A self-propelled vehicle for transportation on land that is powered by an internal combustion engine and can seat two or more people. Also called motor car, motor vehicle, and automobile (from French l’automobile, literally “self-moving carriage”). Automobiles are part of the branch of engineering known as automotive engineering.

The automobile was a major force in the transformation of modern society. It became almost inconceivable, or at least highly inconvenient, to live without one. In the United States alone, the automobile now carries more than three trillion miles per year. Its impact extends from the reorganization of cities to the flexible distribution of goods by trucks. Entire societies, especially those of industrialized nations, have come to be structured around the power of rapid long-distance movement conferred by the automobile.

Automobiles have revolutionized social and economic life, but they also bring their own problems. Automobiles create dependence on fossil fuels and produce significant amounts of pollution. In addition, their design and operation are often unsafe.

During the late nineteenth century, many European manufacturers developed sophisticated passenger cars based on the steam and gas engines of the locomotive. But the American automobile industry won the day. Cheap raw materials, a tradition of mechanization in production, and the absence of tariff barriers encouraged large-volume sales throughout the nation and the world.

By 1920, the gasoline-powered automobile had overtaken Europe’s streets and highways. At the same time, Henry Ford innovated mass production methods to reduce the price of his Model T runabout until it became affordable for middle-class families.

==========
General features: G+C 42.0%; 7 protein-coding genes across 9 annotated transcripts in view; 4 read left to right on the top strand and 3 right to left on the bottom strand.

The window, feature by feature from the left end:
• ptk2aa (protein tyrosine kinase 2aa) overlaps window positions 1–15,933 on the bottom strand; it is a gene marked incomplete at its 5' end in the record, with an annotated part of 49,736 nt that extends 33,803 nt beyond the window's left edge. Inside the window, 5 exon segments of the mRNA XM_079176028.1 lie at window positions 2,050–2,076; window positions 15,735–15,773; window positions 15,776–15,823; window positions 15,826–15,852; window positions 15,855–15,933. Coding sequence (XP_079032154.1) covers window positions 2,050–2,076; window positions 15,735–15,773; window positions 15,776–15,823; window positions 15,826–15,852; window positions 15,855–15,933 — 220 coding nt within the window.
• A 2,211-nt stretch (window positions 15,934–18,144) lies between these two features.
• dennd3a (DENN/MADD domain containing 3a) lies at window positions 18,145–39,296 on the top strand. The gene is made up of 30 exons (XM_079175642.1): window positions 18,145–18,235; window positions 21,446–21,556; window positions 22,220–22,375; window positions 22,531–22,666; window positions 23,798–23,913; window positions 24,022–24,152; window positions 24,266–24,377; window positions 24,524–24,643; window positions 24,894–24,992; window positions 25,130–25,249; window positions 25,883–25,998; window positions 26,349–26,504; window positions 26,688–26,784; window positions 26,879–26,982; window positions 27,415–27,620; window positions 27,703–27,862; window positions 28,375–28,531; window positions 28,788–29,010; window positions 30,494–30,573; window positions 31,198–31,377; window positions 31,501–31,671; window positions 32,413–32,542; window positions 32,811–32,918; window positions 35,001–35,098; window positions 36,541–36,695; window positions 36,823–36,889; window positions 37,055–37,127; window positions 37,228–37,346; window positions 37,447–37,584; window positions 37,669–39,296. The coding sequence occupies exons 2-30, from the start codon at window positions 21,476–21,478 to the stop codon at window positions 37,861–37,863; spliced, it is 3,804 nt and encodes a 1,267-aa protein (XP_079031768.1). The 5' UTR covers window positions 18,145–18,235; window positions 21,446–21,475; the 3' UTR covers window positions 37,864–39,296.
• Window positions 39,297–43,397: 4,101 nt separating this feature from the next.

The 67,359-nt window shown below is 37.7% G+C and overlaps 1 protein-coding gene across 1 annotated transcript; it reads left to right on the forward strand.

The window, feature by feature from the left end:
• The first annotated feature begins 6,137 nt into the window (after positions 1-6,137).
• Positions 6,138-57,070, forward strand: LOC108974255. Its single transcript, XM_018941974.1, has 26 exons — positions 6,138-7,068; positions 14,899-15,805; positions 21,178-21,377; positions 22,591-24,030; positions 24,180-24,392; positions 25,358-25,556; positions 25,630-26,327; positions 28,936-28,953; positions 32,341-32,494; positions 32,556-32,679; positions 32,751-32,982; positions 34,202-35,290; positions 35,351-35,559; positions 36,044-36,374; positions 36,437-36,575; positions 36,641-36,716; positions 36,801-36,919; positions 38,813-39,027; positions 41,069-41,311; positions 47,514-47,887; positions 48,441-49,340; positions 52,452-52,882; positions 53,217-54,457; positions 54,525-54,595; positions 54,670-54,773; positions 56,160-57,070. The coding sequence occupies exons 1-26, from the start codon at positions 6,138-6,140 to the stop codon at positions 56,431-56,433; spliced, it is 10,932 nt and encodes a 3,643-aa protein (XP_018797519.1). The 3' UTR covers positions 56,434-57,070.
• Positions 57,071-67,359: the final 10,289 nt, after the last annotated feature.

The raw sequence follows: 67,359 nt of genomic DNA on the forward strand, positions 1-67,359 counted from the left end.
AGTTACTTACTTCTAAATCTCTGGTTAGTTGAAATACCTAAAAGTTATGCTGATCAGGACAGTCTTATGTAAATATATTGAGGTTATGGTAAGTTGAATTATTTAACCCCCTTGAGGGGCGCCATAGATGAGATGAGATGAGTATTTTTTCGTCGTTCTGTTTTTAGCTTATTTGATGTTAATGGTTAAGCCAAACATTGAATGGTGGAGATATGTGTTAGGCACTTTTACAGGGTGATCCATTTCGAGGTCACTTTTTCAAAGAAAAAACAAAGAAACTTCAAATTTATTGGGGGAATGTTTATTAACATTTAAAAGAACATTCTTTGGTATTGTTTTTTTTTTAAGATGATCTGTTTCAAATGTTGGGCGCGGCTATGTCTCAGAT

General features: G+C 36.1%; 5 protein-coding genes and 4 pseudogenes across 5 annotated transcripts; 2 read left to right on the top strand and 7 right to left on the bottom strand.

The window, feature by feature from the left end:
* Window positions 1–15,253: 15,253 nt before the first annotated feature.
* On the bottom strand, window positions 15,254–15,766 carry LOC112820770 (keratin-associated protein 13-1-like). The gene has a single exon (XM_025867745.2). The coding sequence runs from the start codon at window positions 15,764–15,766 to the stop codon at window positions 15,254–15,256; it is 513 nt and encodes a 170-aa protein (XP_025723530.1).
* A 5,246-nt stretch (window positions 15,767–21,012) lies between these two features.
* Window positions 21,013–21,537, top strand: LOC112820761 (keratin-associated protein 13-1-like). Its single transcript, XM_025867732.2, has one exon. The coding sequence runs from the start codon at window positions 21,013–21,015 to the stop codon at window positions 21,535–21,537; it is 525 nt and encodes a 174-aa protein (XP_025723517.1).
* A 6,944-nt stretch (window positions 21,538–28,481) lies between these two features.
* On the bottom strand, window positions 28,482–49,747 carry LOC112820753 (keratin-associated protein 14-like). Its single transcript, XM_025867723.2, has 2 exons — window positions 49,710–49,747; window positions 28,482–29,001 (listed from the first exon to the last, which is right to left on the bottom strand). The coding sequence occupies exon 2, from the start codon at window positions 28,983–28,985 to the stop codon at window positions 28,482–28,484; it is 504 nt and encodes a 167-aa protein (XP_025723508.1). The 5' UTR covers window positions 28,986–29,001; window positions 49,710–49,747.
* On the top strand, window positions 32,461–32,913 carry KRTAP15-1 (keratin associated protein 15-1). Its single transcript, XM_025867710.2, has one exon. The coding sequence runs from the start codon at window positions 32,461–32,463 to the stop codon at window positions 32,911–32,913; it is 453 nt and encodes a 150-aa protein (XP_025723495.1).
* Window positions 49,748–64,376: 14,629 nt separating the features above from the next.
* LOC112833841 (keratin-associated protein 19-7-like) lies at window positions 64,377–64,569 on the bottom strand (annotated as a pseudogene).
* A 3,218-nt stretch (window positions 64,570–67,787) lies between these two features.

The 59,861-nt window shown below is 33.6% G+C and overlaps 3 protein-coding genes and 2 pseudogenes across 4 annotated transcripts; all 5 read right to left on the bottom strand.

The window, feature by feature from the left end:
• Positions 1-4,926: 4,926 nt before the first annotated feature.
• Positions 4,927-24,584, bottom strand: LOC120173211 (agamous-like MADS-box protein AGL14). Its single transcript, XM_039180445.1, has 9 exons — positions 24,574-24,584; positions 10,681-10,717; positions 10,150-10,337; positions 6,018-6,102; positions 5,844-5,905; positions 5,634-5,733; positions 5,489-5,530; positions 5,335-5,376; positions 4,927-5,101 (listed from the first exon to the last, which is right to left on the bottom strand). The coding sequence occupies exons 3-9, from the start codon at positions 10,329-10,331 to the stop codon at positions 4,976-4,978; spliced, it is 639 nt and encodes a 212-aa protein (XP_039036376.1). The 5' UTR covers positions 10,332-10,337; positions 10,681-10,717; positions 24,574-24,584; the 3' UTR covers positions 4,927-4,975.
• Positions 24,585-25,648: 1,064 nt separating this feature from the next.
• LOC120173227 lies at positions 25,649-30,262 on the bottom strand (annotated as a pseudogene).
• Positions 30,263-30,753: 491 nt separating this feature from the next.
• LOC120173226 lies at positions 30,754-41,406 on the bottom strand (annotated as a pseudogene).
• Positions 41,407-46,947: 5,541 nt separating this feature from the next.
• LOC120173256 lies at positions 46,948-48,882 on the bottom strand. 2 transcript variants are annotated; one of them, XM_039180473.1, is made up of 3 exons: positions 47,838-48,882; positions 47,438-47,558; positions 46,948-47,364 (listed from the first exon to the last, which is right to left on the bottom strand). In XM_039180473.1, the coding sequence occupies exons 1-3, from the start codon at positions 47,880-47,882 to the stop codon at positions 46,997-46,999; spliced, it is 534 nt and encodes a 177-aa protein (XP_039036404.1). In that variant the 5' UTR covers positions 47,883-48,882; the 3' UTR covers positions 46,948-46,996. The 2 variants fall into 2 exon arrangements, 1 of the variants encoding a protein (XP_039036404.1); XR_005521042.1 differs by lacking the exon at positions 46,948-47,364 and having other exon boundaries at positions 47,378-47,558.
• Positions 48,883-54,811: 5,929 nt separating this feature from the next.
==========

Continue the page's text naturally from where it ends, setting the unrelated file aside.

As the twentieth century progressed, the automobile continued to expand its dominance in the United States and most other countries. The era of annually redesigned, mass-produced autos reached its height during the Great Depression, and by 1935 market saturation had occurred. To maintain unit sales, automakers instituted annual model-year changes in order to keep consumers buying new vehicles.

Automobiles require a complex interplay of systems that control and operate them. The engine (which burns gasoline or other fuel), transmission, wheels and tires, suspension, steering system, braking system, electrical system, cooling and lubrication systems are all essential components that must work together. The autos are governed by rules and regulations that control safety, emissions, and energy consumption.

Some of the benefits of owning an automobile include greater convenience, the ability to travel more quickly and far from home, and improved social connections with friends and family. However, automobiles can increase the risk of injury or death in accidents and can result in high operating costs, including gas and maintenance costs. In some cases, it may be cheaper to use public transportation, although this can also be inconvenient and unreliable. The automobile has also brought its own problems, including the degradation of landscapes and urban sprawl, traffic congestion and air pollution, as well as increased health care costs for drivers and passengers. For these reasons, it is important to consider the pros and cons of owning an automobile.